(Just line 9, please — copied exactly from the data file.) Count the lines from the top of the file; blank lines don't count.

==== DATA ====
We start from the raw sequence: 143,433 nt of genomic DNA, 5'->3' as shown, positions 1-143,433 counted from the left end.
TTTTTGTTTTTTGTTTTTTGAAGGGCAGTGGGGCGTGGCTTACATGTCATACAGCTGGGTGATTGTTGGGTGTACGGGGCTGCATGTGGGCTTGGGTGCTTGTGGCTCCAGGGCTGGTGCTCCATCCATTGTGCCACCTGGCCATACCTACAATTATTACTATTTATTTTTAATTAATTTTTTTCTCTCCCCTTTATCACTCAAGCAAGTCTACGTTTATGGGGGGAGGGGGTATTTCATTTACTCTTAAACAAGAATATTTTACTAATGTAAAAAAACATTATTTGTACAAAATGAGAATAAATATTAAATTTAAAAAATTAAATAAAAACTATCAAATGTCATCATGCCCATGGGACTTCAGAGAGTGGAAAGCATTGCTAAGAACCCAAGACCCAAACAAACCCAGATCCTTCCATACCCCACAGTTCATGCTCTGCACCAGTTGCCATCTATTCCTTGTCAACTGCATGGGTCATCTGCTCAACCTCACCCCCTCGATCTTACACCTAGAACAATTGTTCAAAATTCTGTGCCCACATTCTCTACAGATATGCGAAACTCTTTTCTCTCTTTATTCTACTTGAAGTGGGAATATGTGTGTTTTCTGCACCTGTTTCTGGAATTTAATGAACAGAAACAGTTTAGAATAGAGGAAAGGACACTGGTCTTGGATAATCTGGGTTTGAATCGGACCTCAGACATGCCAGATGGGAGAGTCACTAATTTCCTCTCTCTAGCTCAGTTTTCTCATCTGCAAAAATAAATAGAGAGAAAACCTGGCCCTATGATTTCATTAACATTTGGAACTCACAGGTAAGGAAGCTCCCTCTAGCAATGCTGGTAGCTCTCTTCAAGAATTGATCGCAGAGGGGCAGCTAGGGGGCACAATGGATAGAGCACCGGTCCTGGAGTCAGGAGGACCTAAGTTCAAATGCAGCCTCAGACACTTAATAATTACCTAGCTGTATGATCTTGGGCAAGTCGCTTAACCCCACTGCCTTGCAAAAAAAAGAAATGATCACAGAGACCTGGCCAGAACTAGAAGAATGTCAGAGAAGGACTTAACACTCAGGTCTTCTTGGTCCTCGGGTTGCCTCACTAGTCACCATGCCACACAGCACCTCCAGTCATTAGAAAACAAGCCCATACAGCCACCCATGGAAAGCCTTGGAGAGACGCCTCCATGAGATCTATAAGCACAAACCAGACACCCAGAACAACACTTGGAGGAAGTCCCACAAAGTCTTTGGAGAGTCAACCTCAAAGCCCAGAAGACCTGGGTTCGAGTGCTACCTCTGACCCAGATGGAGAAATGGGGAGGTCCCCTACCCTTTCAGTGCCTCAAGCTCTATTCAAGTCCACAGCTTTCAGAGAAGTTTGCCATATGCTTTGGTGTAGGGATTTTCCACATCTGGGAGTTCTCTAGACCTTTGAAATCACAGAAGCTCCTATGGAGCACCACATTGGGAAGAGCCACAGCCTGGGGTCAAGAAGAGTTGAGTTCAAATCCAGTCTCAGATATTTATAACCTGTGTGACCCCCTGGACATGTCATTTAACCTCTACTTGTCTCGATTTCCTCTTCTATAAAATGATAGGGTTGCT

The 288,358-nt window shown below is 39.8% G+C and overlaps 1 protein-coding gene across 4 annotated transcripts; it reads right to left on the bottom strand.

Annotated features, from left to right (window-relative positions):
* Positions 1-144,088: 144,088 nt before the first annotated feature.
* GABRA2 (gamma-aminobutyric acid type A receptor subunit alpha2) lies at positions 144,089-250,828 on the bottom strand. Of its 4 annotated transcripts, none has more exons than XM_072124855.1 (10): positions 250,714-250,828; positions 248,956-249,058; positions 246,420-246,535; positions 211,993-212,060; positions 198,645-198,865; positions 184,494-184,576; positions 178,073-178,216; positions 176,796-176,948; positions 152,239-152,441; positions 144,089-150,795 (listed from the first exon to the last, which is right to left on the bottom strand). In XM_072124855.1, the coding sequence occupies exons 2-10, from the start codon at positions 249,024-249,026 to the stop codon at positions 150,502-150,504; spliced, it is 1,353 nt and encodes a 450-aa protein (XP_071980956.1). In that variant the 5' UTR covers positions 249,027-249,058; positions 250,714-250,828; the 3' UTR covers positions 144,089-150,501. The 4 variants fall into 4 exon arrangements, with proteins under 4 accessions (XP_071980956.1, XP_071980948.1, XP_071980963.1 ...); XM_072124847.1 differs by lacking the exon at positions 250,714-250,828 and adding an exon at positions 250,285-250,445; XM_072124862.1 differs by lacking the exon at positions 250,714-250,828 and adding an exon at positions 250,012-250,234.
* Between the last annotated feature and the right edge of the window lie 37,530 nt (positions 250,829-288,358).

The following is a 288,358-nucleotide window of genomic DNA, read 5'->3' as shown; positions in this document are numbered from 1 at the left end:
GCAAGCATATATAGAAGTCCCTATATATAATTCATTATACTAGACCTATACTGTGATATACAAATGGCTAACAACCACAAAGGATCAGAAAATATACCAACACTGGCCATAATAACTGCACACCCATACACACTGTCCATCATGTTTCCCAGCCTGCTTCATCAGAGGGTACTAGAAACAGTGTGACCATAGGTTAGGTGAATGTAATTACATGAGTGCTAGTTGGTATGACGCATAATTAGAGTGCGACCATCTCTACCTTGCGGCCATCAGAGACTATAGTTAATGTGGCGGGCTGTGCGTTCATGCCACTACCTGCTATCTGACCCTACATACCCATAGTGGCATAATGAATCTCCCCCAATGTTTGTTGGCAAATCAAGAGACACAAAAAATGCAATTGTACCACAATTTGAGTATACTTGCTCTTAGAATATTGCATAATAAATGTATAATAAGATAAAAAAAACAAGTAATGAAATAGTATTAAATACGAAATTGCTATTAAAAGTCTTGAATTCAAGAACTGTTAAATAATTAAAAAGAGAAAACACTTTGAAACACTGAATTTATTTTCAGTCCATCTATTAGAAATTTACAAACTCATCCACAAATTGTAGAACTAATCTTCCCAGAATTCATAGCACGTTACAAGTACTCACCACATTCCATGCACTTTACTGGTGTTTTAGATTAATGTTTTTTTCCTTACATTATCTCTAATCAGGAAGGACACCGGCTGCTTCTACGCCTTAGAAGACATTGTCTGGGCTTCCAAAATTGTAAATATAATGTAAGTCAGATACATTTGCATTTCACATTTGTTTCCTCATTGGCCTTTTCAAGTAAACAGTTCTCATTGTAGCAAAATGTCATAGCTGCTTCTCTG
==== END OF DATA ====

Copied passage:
GCAAGCATATATAGAAGTCCCTATATATAATTCATTATACTAGACCTATACTGTGATATACAAATGGCTAACAACCACAAAGGATCAGAAAATATACCAACACTGGCCATAATAACTGCACACCCATACACACTGTCCATCATGTTTCCCAGCCTGCTTCATCAGAGGGTACTAGAAACAGTGTGACCATAGGTTAGGTGAATGTAATTACATGAGTGCTAGTTGGTATGACGCATAATTAGAGTGCGACCATCTCTACCTTGCGGCCATCAGAGACTATAGTTAATGTGGCGGGCTGTGCGTTCATGCCACTACCTGCTATCTGACCCTACATACCCATAGTGGCATAATGAATCTCCCCCAATGTTTGTTGGCAAATCAAGAGACACAAAAAATGCAATTGTACCACAATTTGAGTATACTTGCTCTTAGAATATTGCATAATAAATGTATAATAAGATAAAAAAAACAAGTAATGAAATAGTATTAAATACGAAATTGCTATTAAAAGTCTTGAATTCAAGAACTGTTAAATAATTAAAAAGAGAAAACACTTTGAAACACTGAATTTATTTTCAGTCCATCTATTAGAAATTTACAAACTCATCCACAAATTGTAGAACTAATCTTCCCAGAATTCATAGCACGTTACAAGTACTCACCACATTCCATGCACTTTACTGGTGTTTTAGATTAATGTTTTTTTCCTTACATTATCTCTAATCAGGAAGGACACCGGCTGCTTCTACGCCTTAGAAGACATTGTCTGGGCTTCCAAAATTGTAAATATAATGTAAGTCAGATACATTTGCATTTCACATTTGTTTCCTCATTGGCCTTTTCAAGTAAACAGTTCTCATTGTAGCAAAATGTCATAGCTGCTTCTCTG